Hospitals were evacuated on Saturday

Bomb site has become a tourist stop
Fire and police chiefs in the city warned that an uncontrolled explosion of the HC 4000 bomb would be powerful enough to flatten an entire street.
Police close a street in Frankfurt (03 September 2017)Image copyrightREUTERS
Image captionStreets were closed off by police early on Sunday morning
A police helicopter observes the danger zone as about 65,000 people in Frankfurt evacuate part of the city while experts defuse an unexploded British World War Two bombImage copyrightREUTERS
Image captionPolice helicopters carrying heat detecting cameras scoured the area as bomb disposal experts began their task
The bomb disposal operation was completed ahead of the 12-hour estimate.
Police helicopters carrying heat detecting cameras scoured the area as bomb disposal experts began their task. Police will continue guarding empty houses and apartments from burglars until evacuees have returned home.
The area affected included 20 retirement homes, an opera house, and Germany's central bank where half the country's gold reserves are stored.
The city opened shelters for evacuees to spend the day, and most museums opened their doors for free.
A smaller evacuation took place on Saturday in Koblenz, about 110km (68 miles) west of Frankfurt, while experts disposed of a World War Two bomb that had been found during the construction of a new kindergarten.

So, how many unexploded bombs are there in Germany?

An average of about 2,000 tonnes of unexploded ordnance are found each year in Germany. It's estimated that about half the 2.7 million tonnes of bombs dropped by Allied powers during World War Two landed on German soil (compared to about 74,000 tonnes of bombs dropped on the UK by Germany). Many of the bombs were equipped with malfunctioning time-delay fuses, and many never went off.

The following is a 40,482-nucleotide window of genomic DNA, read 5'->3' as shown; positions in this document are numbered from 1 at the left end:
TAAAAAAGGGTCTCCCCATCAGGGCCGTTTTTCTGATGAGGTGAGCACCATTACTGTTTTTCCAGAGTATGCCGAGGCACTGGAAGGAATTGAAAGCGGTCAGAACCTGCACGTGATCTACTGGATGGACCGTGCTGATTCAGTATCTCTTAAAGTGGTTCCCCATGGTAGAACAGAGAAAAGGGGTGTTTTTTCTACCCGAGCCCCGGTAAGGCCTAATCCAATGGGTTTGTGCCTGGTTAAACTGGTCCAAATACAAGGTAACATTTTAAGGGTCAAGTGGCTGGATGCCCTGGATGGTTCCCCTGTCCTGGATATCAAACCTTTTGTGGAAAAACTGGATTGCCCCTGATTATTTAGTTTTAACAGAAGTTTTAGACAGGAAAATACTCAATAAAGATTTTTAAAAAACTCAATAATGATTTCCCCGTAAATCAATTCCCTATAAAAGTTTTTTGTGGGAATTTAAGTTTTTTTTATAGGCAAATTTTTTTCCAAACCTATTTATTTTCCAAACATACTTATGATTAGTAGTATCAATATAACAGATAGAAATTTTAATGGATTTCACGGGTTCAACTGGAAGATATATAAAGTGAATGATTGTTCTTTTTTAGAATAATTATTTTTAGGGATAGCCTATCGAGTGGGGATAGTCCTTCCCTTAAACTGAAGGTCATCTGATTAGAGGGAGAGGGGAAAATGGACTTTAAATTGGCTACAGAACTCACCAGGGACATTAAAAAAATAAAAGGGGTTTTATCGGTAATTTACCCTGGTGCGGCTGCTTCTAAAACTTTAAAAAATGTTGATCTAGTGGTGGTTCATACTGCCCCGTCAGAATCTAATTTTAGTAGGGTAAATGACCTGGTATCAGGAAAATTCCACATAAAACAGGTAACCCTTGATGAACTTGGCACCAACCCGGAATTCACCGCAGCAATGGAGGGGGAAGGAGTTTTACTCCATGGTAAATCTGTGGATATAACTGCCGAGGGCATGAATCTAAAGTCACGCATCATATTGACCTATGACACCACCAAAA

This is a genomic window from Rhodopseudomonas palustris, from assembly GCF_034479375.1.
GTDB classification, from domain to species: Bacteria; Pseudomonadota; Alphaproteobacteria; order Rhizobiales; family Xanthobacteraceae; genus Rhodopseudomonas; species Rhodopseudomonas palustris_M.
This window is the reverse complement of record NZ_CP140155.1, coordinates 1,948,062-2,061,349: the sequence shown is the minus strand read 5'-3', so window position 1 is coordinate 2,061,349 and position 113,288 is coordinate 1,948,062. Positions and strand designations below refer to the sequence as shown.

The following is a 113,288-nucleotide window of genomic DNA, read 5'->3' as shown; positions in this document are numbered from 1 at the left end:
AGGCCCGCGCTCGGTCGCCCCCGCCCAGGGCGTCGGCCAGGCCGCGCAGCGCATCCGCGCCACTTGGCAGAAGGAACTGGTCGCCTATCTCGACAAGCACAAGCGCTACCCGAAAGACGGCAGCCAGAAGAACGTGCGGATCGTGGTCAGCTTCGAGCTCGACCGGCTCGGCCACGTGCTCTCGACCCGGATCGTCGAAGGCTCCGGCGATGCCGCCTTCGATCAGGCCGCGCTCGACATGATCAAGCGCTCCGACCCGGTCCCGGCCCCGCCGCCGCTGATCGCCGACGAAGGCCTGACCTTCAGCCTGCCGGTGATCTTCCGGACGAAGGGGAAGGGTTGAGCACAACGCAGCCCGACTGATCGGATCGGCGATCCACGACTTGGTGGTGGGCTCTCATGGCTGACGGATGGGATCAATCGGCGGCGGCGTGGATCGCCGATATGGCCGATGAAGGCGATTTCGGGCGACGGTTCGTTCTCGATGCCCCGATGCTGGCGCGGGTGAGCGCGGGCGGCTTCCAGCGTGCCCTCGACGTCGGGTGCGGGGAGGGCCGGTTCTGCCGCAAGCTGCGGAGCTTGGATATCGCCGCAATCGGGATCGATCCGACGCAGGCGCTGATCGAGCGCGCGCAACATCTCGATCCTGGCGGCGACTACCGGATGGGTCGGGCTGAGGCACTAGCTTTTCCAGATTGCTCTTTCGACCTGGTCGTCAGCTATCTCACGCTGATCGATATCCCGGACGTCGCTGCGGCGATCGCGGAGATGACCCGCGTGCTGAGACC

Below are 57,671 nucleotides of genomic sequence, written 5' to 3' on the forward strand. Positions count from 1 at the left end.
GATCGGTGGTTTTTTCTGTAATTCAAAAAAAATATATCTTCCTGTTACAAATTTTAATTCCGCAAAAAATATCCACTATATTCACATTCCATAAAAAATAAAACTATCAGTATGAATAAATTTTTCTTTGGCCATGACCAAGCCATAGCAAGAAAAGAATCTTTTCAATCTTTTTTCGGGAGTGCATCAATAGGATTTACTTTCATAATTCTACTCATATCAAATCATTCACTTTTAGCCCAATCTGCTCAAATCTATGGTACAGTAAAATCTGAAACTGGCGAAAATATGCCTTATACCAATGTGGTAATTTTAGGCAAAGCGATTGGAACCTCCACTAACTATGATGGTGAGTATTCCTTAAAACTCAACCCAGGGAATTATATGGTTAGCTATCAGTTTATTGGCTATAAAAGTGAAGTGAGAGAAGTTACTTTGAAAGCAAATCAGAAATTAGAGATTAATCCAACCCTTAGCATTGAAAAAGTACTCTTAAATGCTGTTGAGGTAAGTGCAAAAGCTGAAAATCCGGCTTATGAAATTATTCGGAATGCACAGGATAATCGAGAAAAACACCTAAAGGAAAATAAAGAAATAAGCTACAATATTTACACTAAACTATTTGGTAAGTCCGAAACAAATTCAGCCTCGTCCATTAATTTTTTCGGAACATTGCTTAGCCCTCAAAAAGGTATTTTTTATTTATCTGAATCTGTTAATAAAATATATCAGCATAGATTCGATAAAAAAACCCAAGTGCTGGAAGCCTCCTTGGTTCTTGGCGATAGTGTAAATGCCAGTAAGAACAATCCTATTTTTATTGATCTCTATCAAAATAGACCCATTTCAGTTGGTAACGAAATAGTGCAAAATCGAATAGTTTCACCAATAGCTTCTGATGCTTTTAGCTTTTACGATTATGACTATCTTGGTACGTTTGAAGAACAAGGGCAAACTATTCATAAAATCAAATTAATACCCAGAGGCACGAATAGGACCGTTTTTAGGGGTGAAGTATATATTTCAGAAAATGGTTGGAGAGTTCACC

Adding to the problem are Russian artillery shells, German hand grenades and tank mines, as well as Russian munitions from training facilities in post-war East Germany.
The problem is so widespread that Germany has a bomb-disposal unit, the Kampfmittelbeseitigungsdienst (KMBD), dedicated to the problem. Its technicians are among the busiest in the world, deactivating a bomb every two weeks or so - and they estimate their work will continue for decades to come.

Do the bombs pose a real threat?

Dozens of bomb-disposal technicians and hundreds of civilians died from uncontrolled explosions in the decades following the war. The rate of fatalities has slowed since, with 11 technicians said to have been killed in Germany since 2000.
But experts warn that the devices that remain could be getting more unstable as the munitions age and their fuses grow more brittle, and as bombs are discovered in more built-up, harder-to-reach areas.